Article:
December Visiting Teaching Message:
Visiting teaching gives women the opportunity to watch over, strengthen, and teach one another—it is truly a work of salvation. Through visiting teaching, sisters minister in behalf of the Savior and help prepare women for the blessings of eternal life.
“We are ‘to warn, expound, exhort, and teach, and invite [others] to come unto Christ’ (D&C 20:59), as the Lord said in his revelations,” said President Spencer W. Kimball (1895–1985). Further, he said, “Your testimony is a terrific medium.”
Supplement: read the following story from President Henry B. Eyring's October 2009 address, "Relief Society: A Sacred Work":
Each of you is in a unique place in your journey to eternal life. Some have years of experience, and others are early in their mortal discipleship. Each is unique in her personal history and her challenges. But all of you are sisters and beloved daughters of our Heavenly Father, who knows and watches over each of you.
What you have done remarkably well together is to cherish, watch over, and comfort each other. I was a witness of that threefold miracle just one month ago in your service to one sister. As her father, I thank you and I want to extend my thanks to God, who guided one visiting teacher.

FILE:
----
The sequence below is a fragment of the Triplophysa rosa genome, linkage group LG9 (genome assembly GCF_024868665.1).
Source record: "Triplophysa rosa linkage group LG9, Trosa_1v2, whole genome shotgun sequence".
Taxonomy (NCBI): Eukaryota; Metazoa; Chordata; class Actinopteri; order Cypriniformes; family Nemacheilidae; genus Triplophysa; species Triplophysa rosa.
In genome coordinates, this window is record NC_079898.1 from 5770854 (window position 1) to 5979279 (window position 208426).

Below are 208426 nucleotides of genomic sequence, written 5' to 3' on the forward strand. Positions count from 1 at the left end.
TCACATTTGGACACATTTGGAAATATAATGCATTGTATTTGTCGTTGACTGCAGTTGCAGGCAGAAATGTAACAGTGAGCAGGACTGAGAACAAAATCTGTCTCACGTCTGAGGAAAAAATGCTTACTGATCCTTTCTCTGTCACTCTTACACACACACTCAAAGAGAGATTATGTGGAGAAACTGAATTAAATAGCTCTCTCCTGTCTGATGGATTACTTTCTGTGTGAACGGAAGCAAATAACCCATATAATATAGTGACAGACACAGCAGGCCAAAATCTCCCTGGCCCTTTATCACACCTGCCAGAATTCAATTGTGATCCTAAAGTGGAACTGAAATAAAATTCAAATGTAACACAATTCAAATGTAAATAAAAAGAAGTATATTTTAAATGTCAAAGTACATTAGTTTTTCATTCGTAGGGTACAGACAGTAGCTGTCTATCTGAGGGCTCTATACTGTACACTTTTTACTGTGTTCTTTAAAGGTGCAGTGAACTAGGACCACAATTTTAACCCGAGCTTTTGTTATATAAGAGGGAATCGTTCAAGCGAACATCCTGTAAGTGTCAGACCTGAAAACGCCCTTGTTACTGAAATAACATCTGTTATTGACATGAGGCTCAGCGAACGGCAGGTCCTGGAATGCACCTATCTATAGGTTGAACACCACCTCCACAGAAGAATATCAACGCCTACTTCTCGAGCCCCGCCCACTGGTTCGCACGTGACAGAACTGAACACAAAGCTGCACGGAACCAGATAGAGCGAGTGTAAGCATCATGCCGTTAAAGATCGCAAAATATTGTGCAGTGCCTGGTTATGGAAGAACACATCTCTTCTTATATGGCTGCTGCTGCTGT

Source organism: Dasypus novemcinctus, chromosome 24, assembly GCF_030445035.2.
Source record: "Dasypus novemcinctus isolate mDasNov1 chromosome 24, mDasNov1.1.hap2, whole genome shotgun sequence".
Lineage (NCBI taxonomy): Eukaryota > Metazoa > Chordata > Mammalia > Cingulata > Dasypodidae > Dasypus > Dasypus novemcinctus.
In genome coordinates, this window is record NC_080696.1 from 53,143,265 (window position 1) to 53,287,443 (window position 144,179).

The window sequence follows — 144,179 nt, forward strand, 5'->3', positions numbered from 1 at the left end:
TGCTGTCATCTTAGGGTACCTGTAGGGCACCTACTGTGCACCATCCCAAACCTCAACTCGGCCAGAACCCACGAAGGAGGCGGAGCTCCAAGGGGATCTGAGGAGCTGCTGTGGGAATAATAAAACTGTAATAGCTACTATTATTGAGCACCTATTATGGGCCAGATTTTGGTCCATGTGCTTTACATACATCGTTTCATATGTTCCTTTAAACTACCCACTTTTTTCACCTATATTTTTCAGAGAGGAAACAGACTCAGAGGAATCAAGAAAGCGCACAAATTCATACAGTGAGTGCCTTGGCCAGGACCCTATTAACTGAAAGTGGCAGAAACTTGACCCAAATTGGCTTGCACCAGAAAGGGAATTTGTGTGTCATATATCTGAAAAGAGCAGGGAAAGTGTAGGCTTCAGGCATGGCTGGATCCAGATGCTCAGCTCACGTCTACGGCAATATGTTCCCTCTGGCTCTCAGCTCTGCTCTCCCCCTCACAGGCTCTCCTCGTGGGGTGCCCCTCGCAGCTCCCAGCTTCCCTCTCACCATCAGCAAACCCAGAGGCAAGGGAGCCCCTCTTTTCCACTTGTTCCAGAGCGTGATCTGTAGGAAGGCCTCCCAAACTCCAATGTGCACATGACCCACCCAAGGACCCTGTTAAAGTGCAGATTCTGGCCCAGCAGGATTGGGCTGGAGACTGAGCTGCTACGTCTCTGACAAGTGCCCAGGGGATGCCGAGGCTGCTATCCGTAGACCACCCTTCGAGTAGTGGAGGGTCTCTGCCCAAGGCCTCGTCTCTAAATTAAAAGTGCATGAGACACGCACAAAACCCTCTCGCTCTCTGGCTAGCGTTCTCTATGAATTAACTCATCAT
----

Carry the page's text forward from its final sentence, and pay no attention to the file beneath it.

Our daughter Elizabeth, who lives in another state and time zone from us, was at home with her three-year-old daughter. Her other child was in her first week of kindergarten. Elizabeth was six months pregnant and looking forward to the birth of her third child, which the doctors said would be another girl. Her husband, Joshua, was away at his work.
When she saw that she was passing blood and that the flow was increasing, she called her husband on the phone. He told her to call for an ambulance and that he would meet her at the hospital, which was 20 minutes from her home. Before she could place the call, she heard a knock at the front door.
At the door she was surprised to see her Relief Society visiting teaching companion. They had no appointment for that morning. Her companion had simply felt she ought to come by to see Elizabeth.
She helped her into the car. They arrived at the hospital minutes before Joshua arrived from his work. The doctors decided in less than 20 minutes to take the baby by surgery to save Elizabeth and her baby. So a tiny girl came into the world, crying loudly, 15 weeks ahead of schedule. She weighed one pound, eleven ounces (765 g). But she was alive, and so was Elizabeth.
The words of Lucy Mack Smith were in part fulfilled that day. A faithful member of the Relief Society, prompted by the Holy Ghost, watched over, cherished, and comforted her sister in God’s kingdom. She and the tens of thousands of others who have given such inspired service over the generations have not only the thanks of those they helped and their loved ones but also of the Lord.